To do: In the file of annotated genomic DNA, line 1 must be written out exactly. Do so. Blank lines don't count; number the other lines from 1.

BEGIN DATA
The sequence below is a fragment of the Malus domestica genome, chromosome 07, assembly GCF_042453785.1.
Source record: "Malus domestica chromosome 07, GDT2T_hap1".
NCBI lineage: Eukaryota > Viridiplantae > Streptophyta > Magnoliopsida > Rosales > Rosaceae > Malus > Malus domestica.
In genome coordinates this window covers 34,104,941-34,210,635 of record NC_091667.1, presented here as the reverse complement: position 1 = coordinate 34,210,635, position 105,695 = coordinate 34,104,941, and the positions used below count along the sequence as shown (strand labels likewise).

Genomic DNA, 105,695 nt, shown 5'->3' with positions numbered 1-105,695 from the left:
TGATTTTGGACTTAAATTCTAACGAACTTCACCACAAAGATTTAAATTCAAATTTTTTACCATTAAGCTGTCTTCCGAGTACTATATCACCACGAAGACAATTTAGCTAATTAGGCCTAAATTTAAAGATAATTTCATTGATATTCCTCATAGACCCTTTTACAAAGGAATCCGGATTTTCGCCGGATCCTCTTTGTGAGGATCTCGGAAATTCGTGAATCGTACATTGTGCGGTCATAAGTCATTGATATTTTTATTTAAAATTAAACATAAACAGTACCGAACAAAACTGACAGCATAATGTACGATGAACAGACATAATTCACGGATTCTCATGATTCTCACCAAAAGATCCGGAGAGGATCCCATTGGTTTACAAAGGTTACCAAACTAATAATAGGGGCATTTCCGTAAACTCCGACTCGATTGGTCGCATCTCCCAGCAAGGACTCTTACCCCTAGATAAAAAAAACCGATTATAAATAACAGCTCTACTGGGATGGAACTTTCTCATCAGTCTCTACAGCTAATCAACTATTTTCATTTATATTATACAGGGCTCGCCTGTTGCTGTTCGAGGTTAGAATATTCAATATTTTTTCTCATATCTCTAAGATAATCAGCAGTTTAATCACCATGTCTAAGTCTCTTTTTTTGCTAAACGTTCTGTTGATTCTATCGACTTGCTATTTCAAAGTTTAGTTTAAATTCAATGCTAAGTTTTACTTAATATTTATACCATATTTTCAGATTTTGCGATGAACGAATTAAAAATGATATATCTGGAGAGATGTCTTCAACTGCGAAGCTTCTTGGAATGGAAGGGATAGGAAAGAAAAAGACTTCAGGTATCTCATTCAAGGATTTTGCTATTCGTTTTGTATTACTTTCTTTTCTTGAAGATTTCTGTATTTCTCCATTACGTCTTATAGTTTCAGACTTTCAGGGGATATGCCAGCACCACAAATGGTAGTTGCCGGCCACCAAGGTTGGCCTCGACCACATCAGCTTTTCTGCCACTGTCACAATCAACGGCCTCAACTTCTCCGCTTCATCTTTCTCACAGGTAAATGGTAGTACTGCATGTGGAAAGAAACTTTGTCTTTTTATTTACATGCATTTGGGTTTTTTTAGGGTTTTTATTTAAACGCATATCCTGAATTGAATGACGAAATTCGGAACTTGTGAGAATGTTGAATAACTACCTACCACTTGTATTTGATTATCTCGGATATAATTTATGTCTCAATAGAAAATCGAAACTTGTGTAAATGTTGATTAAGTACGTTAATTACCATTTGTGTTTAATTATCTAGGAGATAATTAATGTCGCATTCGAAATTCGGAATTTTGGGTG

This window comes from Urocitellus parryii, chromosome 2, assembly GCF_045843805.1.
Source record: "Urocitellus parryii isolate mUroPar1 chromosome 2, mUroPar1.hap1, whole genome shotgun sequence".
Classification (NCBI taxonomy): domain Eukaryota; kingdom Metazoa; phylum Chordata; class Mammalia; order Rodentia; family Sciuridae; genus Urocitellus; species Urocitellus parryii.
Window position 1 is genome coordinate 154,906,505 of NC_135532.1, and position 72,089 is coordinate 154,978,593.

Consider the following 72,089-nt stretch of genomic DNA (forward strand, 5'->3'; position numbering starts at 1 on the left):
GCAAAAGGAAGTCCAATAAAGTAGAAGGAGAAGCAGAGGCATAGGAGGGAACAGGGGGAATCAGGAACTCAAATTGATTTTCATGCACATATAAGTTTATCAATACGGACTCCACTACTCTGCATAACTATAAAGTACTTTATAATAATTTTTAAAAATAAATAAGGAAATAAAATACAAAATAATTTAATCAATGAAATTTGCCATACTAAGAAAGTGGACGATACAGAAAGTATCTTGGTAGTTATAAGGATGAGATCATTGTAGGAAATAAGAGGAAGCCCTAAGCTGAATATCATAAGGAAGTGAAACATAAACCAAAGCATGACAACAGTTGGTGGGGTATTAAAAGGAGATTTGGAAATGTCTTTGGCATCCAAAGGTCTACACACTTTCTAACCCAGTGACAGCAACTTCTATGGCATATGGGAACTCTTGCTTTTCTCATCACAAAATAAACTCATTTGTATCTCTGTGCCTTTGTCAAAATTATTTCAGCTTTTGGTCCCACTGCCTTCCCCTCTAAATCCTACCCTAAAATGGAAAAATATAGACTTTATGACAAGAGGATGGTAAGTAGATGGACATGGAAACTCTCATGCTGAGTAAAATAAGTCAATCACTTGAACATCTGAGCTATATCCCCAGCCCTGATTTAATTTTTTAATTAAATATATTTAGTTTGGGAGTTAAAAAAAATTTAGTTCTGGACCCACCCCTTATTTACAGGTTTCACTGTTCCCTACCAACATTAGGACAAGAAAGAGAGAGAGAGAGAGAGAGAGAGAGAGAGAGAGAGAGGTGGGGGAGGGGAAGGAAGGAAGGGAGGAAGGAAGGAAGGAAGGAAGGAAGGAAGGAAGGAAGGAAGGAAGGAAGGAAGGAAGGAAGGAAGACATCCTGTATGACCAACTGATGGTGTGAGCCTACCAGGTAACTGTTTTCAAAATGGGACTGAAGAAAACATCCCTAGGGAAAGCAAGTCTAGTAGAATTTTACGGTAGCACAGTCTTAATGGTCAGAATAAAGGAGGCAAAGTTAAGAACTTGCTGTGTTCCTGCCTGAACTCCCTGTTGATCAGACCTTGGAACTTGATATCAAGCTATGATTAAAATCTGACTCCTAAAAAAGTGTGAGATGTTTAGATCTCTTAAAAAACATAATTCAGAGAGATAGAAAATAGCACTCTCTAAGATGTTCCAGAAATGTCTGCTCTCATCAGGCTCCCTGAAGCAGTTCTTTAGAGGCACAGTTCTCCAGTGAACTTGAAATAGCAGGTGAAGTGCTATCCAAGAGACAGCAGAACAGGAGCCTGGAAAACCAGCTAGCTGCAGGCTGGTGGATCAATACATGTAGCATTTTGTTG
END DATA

The sequence below is a fragment of the Malus domestica genome, chromosome 07, assembly GCF_042453785.1.